It is ok if I post more multiple choice questions in this thread? I'm going through a practice exam at the moment.

**1. The braking distance of a car under constant acceleration in a straight line will be proportional to the square of its initial speed. True or False?**

I used the motion equations (\(\displaystyle v^2 = u^2+2ax\)) but I could not establish a proportion, is there actually one?

**2. The gravitational potential energy of all stationary objects on the surface of the earth is negative. True or False?**

Right now I'm confused about the definition of potential energy. On the one hand I have learnt about it described as mgh. On the other hand, it is supposedly 0 at infinity and negative anywhere nearer.

**3. a) A yacht (Anthea) sees another yacht (Berthilde) sailling at a relative velocity of \(\displaystyle 10ms^{-1}\) directly west. Berthilde is actually sailing NW at the same speed as Anthea. What direction is Anthea sailing in?**

**A. NE**

**B. SE**

**C. SW**

**D. NW**

**E. none of the proceeding**

I think I'm more confused at the way the question is worded than anything. If Anthea believes she is heading north, then would the answer be A?

**3. b) Which of the following is closest to the speed Anthea is sailing at relative to Berthilde?**

**A. 14m/s**

**B. 12m/s**

**C. 10m/s**

**D. 8m/s**

**E. 6m/s**

dunno....

thanks so much!

1. What is the final speed in this case?

2. The gravitational potential energy is given approximately mgh near the Earth's surface. The Newtonian gravity formula gives a better form:

\(\displaystyle U = -\frac{Gm_1m_2}{r}\)

(where r is the distance between the centers of the mass and the Earth.)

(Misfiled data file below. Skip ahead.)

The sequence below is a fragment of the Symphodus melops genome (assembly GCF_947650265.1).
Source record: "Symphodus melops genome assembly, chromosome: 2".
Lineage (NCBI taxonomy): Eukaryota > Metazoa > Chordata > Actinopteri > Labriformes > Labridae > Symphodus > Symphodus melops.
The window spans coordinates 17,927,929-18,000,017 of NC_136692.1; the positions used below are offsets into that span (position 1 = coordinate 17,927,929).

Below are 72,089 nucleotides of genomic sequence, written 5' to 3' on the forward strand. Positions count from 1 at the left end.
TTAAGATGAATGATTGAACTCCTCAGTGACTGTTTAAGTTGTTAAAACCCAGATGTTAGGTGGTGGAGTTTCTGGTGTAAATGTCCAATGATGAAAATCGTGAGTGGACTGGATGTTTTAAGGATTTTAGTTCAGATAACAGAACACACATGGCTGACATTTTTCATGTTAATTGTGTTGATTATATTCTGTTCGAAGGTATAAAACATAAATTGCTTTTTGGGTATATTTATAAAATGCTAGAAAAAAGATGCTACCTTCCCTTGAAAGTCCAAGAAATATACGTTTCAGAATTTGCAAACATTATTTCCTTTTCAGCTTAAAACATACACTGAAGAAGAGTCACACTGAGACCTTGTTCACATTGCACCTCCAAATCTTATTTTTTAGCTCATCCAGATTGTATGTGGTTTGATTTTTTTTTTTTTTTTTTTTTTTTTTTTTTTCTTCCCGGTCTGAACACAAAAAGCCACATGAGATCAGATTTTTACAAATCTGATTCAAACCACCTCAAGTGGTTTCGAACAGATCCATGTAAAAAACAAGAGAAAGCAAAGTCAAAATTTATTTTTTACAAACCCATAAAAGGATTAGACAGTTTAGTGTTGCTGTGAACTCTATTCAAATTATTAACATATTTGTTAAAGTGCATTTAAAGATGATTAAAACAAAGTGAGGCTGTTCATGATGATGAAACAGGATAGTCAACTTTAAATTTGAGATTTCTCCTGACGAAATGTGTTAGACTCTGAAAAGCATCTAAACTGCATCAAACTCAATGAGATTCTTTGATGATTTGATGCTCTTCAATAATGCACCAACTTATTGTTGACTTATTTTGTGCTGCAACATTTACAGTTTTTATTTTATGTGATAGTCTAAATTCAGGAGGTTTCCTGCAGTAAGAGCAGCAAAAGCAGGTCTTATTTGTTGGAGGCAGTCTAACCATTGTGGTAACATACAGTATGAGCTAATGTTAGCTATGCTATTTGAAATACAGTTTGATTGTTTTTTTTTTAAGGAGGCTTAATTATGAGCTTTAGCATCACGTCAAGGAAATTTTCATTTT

However, the point of the question is that we may select any point as the 0 level for the GPE so depending on where you set this level, the GPE could be negative, zero, or positive.

3. Call the velocity of the Berthilde according to the Anthea \(\displaystyle \vec{B}\). Then we know that Anthea is has a velocity \(\displaystyle \vec{v}\) measured in reference to stationary water. Thus the velocity of the Berthilde in reference to the stationary water is given by

\(\displaystyle \vec{v_B} = \vec{B} + \vec{v}\)

Putting the vector diagram together gives a heading vaguely NW.

The other way you can see this is that if the Berthilde is moving due West according to the Anthea, they must have the same Northward component of velocity. And since the Anthea has a Westward component and the Berthilde is moving West relative to it, the Berthilde must also have a Westward component of velocity. Hence the Berthilde is moving NW.

For the last part, we know that the speed of the Berthilde relative to the Anthea is 10 m/s due West. Thus the speed of the Anthea relative to the Berthilde is exactly opposite of this: 10 m/s due East.

-Dan